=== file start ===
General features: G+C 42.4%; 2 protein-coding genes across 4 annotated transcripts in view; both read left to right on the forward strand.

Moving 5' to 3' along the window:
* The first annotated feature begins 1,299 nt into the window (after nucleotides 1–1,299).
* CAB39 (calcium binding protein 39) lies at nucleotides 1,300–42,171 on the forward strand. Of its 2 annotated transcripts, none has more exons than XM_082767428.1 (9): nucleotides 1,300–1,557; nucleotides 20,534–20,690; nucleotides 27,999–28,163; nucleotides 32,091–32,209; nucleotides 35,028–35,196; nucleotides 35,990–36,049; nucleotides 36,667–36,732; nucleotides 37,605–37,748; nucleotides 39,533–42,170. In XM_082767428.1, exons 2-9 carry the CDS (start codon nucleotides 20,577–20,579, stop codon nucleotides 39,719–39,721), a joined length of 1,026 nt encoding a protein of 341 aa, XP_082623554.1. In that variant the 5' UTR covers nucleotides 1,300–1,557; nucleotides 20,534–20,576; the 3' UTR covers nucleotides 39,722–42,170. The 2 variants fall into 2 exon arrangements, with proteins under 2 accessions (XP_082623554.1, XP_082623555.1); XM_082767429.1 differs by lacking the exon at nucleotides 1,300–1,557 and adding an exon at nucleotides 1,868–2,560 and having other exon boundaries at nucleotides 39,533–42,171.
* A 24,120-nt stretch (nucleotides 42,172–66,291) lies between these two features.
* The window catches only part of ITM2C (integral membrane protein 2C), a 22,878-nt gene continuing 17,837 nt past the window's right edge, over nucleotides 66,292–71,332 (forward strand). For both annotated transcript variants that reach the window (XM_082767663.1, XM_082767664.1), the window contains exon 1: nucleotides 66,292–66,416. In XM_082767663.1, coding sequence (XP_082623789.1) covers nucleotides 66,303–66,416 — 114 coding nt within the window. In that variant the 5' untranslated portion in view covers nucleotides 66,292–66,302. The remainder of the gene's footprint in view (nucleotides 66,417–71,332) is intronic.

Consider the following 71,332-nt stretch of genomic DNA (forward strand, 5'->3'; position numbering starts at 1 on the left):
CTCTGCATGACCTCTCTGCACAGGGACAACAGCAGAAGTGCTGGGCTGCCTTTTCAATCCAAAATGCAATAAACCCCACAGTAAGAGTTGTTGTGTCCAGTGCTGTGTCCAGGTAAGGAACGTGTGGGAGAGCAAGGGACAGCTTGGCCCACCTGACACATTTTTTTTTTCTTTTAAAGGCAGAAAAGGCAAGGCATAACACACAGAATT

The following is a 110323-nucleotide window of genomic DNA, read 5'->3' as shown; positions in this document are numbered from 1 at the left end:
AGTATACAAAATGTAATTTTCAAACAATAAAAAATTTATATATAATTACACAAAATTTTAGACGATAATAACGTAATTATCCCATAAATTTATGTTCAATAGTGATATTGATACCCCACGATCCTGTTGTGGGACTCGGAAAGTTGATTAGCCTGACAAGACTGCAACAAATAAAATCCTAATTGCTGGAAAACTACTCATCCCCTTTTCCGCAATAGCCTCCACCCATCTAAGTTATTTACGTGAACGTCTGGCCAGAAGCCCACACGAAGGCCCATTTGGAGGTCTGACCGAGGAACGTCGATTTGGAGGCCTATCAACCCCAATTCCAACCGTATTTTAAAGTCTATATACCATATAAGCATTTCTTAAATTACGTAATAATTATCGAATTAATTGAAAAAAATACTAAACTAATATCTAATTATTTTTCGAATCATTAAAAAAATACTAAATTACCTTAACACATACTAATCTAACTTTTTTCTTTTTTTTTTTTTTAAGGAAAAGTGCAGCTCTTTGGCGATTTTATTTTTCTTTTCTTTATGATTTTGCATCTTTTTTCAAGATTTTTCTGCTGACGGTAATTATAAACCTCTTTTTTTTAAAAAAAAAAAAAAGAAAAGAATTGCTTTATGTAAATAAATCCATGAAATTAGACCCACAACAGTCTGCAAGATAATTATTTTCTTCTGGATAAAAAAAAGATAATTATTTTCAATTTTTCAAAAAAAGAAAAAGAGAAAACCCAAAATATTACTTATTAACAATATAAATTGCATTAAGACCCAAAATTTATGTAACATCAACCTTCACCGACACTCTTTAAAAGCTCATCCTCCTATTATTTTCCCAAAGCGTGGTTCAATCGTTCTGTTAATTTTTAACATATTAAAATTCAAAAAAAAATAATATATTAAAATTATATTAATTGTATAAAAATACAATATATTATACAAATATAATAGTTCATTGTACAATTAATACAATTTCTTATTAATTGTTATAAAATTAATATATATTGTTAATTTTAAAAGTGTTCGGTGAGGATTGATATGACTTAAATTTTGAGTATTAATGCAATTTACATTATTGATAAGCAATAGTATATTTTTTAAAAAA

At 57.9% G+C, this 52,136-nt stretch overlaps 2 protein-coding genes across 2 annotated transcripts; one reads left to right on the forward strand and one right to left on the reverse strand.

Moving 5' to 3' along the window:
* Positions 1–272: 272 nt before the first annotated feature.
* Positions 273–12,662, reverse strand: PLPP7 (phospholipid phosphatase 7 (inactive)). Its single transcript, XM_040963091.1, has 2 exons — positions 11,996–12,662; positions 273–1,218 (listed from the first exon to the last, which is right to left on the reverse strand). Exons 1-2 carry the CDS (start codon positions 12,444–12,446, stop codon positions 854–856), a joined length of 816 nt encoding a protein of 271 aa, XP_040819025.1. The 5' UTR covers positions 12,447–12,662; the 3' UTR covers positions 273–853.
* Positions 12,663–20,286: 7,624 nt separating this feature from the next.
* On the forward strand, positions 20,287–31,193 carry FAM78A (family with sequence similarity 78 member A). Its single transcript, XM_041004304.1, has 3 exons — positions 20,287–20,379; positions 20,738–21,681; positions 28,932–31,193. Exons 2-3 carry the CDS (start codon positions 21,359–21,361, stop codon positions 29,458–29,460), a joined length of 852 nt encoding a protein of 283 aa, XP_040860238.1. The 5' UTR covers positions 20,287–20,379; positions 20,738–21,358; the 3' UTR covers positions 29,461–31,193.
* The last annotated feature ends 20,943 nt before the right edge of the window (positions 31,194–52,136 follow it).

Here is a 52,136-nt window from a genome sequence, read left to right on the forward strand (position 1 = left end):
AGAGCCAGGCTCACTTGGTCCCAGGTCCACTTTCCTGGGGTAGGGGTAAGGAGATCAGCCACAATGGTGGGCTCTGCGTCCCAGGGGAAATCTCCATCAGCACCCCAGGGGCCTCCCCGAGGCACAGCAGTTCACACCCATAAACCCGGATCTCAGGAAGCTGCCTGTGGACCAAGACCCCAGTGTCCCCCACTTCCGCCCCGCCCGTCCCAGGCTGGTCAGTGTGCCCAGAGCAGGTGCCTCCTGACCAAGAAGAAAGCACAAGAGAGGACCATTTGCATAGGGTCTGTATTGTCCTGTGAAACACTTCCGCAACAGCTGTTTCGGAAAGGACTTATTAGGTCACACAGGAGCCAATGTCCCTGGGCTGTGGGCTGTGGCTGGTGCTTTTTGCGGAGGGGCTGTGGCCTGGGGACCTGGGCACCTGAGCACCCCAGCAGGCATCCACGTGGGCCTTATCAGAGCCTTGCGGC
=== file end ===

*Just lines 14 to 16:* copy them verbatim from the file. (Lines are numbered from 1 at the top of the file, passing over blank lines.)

* Positions 273–12,662, reverse strand: PLPP7 (phospholipid phosphatase 7 (inactive)). Its single transcript, XM_040963091.1, has 2 exons — positions 11,996–12,662; positions 273–1,218 (listed from the first exon to the last, which is right to left on the reverse strand). Exons 1-2 carry the CDS (start codon positions 12,444–12,446, stop codon positions 854–856), a joined length of 816 nt encoding a protein of 271 aa, XP_040819025.1. The 5' UTR covers positions 12,447–12,662; the 3' UTR covers positions 273–853.
* Positions 12,663–20,286: 7,624 nt separating this feature from the next.
* On the forward strand, positions 20,287–31,193 carry FAM78A (family with sequence similarity 78 member A). Its single transcript, XM_041004304.1, has 3 exons — positions 20,287–20,379; positions 20,738–21,681; positions 28,932–31,193. Exons 2-3 carry the CDS (start codon positions 21,359–21,361, stop codon positions 29,458–29,460), a joined length of 852 nt encoding a protein of 283 aa, XP_040860238.1. The 5' UTR covers positions 20,287–20,379; positions 20,738–21,358; the 3' UTR covers positions 29,461–31,193.